As for the PWMs, I had been told earlier in the project by someone who knows far more about electronics than me (it's not hard, I know) that it would be necessary to use the PWM pins for this, and in the same section of that web page as mentioned above there is something about pulse widths having to be over a certain value. Is this also not correct?

In case you hadn't figured out, I'm a bit of a noob when it comes to the electronics, I'm more of a programmer myself. But until I figure out how to properly connect this to the Arduino I certainly can't get any programming done, so all your help is very gratefully received.

MarkT

These are standard opto isolated inputs, just use 5V and no external resistance is needed,
forget the 28V its not relevant (or even correct).  You would need extra resistance if
the voltage were greater than 5V to limit the current to 15mA or so. Internal 220 ohm
resistors mean 5V can be connected directly.

You can double check this by connecting 5V across say PU+/PU- via an external 220 ohm
resistance - if a current of about 8mA flows then there is an internal 220 ohm, if 16mA
then there isn't and you'll need external ones.
[ I will NOT respond to personal messages, I WILL delete them, use the forum please ]

Robin2

Quote from the web page you linked to

Quote
can connect +5V or +28V
As @MarkT says, just connect it up.

There is no need to use PWM pins. Any PWM that happens takes place in the driver board where you can't see it, and don't need to.

See stepper motor basics for more background info and some sinple code for testing.


...R
Two or three hours spent thinking and reading documentation solves most programming problems.

_DickyBoy

Well the full quote is actually

Quote
can connect +5V or +28V, and an extra resistor is not needed if it connect +28V
To me this implied that I would need some extra circuitry, but I'm very pleased to hear that I won't. I'll be plugging it in and having a play around first thing tomorrow.

I had thought that maybe PWM would be necessary so that I could control the pulse frequency on start up and thus ramp up the speed gradually so that no steps are skipped, have I misunderstood how this works?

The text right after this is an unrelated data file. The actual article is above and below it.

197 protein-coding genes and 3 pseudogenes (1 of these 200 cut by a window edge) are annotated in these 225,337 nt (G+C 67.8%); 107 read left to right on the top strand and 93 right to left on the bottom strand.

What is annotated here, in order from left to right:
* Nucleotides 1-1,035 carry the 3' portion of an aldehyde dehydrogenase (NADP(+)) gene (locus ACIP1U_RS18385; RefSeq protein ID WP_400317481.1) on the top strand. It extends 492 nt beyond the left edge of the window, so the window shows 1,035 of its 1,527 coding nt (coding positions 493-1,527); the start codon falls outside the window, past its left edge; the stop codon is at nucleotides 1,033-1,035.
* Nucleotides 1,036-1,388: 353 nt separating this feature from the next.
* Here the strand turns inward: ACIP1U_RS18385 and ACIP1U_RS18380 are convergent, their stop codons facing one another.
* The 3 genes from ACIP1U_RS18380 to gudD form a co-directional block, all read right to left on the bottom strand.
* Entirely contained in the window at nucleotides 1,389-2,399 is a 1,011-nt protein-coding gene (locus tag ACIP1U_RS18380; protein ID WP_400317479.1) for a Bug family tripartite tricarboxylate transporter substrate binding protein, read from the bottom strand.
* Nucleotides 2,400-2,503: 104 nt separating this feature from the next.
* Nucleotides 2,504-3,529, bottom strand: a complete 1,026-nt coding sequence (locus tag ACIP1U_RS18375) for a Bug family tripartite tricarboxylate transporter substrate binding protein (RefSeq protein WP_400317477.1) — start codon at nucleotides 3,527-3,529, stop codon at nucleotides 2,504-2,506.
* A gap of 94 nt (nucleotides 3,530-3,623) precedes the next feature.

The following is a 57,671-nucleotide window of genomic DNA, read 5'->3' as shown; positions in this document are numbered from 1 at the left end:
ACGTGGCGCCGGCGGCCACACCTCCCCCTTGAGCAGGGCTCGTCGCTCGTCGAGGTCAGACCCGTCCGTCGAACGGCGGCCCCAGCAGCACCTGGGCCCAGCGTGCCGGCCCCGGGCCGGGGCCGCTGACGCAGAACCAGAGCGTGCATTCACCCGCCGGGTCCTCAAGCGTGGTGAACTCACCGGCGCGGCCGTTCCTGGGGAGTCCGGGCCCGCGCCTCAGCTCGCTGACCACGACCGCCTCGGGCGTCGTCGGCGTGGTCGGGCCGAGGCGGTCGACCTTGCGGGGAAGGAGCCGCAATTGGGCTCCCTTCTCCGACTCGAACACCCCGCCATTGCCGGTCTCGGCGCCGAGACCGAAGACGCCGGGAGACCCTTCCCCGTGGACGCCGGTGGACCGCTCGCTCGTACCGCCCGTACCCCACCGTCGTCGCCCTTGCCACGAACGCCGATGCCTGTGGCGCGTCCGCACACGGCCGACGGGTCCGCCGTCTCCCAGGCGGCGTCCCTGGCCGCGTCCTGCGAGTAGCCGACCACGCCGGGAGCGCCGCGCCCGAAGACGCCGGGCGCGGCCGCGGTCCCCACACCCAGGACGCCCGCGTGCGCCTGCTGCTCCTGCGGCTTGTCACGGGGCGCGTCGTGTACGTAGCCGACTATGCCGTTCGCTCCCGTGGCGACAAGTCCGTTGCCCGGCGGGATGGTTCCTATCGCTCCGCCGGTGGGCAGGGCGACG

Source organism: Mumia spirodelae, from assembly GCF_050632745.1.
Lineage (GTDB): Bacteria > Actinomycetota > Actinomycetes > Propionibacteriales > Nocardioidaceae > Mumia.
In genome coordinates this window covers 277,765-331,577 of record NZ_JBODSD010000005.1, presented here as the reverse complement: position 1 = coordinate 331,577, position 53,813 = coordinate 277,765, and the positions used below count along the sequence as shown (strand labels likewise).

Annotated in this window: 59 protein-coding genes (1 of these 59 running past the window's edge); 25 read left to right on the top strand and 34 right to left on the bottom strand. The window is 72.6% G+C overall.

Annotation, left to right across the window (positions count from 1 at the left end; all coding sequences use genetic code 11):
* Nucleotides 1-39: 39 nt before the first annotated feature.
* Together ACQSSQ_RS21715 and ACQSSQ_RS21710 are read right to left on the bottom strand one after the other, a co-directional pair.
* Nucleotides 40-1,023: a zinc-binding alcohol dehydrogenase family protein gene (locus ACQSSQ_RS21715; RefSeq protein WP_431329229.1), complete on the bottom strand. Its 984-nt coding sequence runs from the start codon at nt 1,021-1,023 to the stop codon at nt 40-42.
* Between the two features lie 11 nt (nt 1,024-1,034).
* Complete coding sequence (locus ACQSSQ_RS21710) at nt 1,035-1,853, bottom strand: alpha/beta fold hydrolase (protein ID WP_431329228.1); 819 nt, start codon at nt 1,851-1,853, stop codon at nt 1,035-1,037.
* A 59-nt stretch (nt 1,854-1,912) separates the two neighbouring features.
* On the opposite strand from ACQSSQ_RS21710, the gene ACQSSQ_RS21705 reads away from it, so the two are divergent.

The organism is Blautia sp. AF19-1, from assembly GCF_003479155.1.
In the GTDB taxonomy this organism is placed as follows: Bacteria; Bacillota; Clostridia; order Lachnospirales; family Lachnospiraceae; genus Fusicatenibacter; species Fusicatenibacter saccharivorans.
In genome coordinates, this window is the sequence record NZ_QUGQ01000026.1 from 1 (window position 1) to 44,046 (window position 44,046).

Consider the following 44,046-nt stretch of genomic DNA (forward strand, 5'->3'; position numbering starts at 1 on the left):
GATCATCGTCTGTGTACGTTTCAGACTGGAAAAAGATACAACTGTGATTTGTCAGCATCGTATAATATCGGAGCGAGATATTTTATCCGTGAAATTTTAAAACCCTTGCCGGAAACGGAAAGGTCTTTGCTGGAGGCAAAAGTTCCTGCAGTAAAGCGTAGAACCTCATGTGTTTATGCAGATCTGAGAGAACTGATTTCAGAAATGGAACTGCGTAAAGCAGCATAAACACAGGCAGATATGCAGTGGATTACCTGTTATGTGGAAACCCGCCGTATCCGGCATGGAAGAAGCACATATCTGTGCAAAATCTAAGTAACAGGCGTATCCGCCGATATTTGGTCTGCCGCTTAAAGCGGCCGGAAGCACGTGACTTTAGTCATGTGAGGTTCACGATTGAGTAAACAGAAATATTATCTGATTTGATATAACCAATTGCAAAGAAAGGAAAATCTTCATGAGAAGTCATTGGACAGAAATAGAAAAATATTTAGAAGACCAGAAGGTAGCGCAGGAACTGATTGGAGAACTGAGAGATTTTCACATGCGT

Thanks to everyone for helping me figure this out, it really is appreciated.

MAS3

You have to generate pulses.
Each pulse will result in another step.
The width of that pulse doesn't matter.
So PWMing is useless.

PWM doesn't change pulse frequency, that stays the same.
The pulse width is changed, hence the name.
This driver of yours is likely just looking for a change, so a raising or falling edge.
Have a look at "blink without delay".
Did you connect the grounds ?
Je kunt hier ook in het Nederlands terecht: http://arduino.cc/forum/index.php/board,77.0.html

_DickyBoy

Okay I think that makes sense, by rising edge do you just mean change from low to high i.e the speed can be ramped up by pulsing the pin between low and high?

MAS3

That's what rising edge means.
Speed up the pulse rate, and more steps will be made per second.
So that will increase your speed.
Of course there are some boundaries here.
Have a look at "blink without delay".
Did you connect the grounds ?
Je kunt hier ook in het Nederlands terecht: http://arduino.cc/forum/index.php/board,77.0.html

_DickyBoy


MarkT

Easy to drive step/direction interface, something like:

Code: [Select]

void do_step (boolean direction)
{
  digitalWrite (dirPin, direction) ;
  digitalWrite (stepPin, HIGH) ;
  delayMicroseconds (3) ;
  digitalWrite (stepPin, LOW) ;
}


Wire PU- and DR- to GND, PU+ to stepPin, DR+ to dirPin...

[ incidentally that delay of 3us is appropriate to this driver, but a value of 10 is industry standard ]
[ I will NOT respond to personal messages, I WILL delete them, use the forum please ]

Robin2

I had thought that maybe PWM would be necessary so that I could control the pulse frequency on start up and thus ramp up the speed gradually so that no steps are skipped, have I misunderstood how this works?
All you need to do is change the gap between subsequent pulses.

You have said you have several stepper motors but you have not told us what sort of project they will be used in. That may affect the most suitable way to control them.

...R
Two or three hours spent thinking and reading documentation solves most programming problems.